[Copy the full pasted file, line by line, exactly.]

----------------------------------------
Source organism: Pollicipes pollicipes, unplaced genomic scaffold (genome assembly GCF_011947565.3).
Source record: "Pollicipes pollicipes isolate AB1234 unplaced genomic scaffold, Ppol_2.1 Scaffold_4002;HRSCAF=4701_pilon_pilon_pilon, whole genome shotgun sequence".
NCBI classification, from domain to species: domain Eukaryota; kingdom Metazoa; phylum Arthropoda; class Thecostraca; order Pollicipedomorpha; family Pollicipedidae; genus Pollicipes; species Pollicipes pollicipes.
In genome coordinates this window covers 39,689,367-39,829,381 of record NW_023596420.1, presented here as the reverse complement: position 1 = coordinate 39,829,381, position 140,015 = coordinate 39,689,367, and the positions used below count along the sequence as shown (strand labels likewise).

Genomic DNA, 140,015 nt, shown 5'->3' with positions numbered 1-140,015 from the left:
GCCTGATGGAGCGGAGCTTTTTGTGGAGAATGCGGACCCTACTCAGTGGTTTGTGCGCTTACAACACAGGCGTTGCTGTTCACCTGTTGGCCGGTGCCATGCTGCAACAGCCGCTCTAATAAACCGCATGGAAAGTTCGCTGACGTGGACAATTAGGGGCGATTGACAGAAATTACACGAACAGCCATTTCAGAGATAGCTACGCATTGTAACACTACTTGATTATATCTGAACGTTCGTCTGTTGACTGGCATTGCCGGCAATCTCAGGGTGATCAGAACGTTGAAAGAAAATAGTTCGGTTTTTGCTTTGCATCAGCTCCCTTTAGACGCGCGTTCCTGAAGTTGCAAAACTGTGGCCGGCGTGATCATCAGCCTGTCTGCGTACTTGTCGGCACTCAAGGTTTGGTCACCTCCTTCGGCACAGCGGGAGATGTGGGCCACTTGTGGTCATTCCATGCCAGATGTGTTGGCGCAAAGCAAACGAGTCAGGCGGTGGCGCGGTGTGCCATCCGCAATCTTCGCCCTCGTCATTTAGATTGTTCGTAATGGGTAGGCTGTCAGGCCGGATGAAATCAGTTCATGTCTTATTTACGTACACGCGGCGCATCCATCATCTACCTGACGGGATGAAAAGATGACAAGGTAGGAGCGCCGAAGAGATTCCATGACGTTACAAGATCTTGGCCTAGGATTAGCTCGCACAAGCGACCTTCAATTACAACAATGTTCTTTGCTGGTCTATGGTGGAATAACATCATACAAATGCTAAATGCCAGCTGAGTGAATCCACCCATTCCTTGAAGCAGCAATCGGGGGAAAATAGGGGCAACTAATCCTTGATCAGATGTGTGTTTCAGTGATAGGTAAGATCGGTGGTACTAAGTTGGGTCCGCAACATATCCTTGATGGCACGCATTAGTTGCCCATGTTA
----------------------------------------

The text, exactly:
Source organism: Pollicipes pollicipes, unplaced genomic scaffold (genome assembly GCF_011947565.3).
Source record: "Pollicipes pollicipes isolate AB1234 unplaced genomic scaffold, Ppol_2.1 Scaffold_4002;HRSCAF=4701_pilon_pilon_pilon, whole genome shotgun sequence".
NCBI classification, from domain to species: domain Eukaryota; kingdom Metazoa; phylum Arthropoda; class Thecostraca; order Pollicipedomorpha; family Pollicipedidae; genus Pollicipes; species Pollicipes pollicipes.
In genome coordinates this window covers 39,689,367-39,829,381 of record NW_023596420.1, presented here as the reverse complement: position 1 = coordinate 39,829,381, position 140,015 = coordinate 39,689,367, and the positions used below count along the sequence as shown (strand labels likewise).

Genomic DNA, 140,015 nt, shown 5'->3' with positions numbered 1-140,015 from the left:
GCCTGATGGAGCGGAGCTTTTTGTGGAGAATGCGGACCCTACTCAGTGGTTTGTGCGCTTACAACACAGGCGTTGCTGTTCACCTGTTGGCCGGTGCCATGCTGCAACAGCCGCTCTAATAAACCGCATGGAAAGTTCGCTGACGTGGACAATTAGGGGCGATTGACAGAAATTACACGAACAGCCATTTCAGAGATAGCTACGCATTGTAACACTACTTGATTATATCTGAACGTTCGTCTGTTGACTGGCATTGCCGGCAATCTCAGGGTGATCAGAACGTTGAAAGAAAATAGTTCGGTTTTTGCTTTGCATCAGCTCCCTTTAGACGCGCGTTCCTGAAGTTGCAAAACTGTGGCCGGCGTGATCATCAGCCTGTCTGCGTACTTGTCGGCACTCAAGGTTTGGTCACCTCCTTCGGCACAGCGGGAGATGTGGGCCACTTGTGGTCATTCCATGCCAGATGTGTTGGCGCAAAGCAAACGAGTCAGGCGGTGGCGCGGTGTGCCATCCGCAATCTTCGCCCTCGTCATTTAGATTGTTCGTAATGGGTAGGCTGTCAGGCCGGATGAAATCAGTTCATGTCTTATTTACGTACACGCGGCGCATCCATCATCTACCTGACGGGATGAAAAGATGACAAGGTAGGAGCGCCGAAGAGATTCCATGACGTTACAAGATCTTGGCCTAGGATTAGCTCGCACAAGCGACCTTCAATTACAACAATGTTCTTTGCTGGTCTATGGTGGAATAACATCATACAAATGCTAAATGCCAGCTGAGTGAATCCACCCATTCCTTGAAGCAGCAATCGGGGGAAAATAGGGGCAACTAATCCTTGATCAGATGTGTGTTTCAGTGATAGGTAAGATCGGTGGTACTAAGTTGGGTCCGCAACATATCCTTGATGGCACGCATTAGTTGCCCATGTTA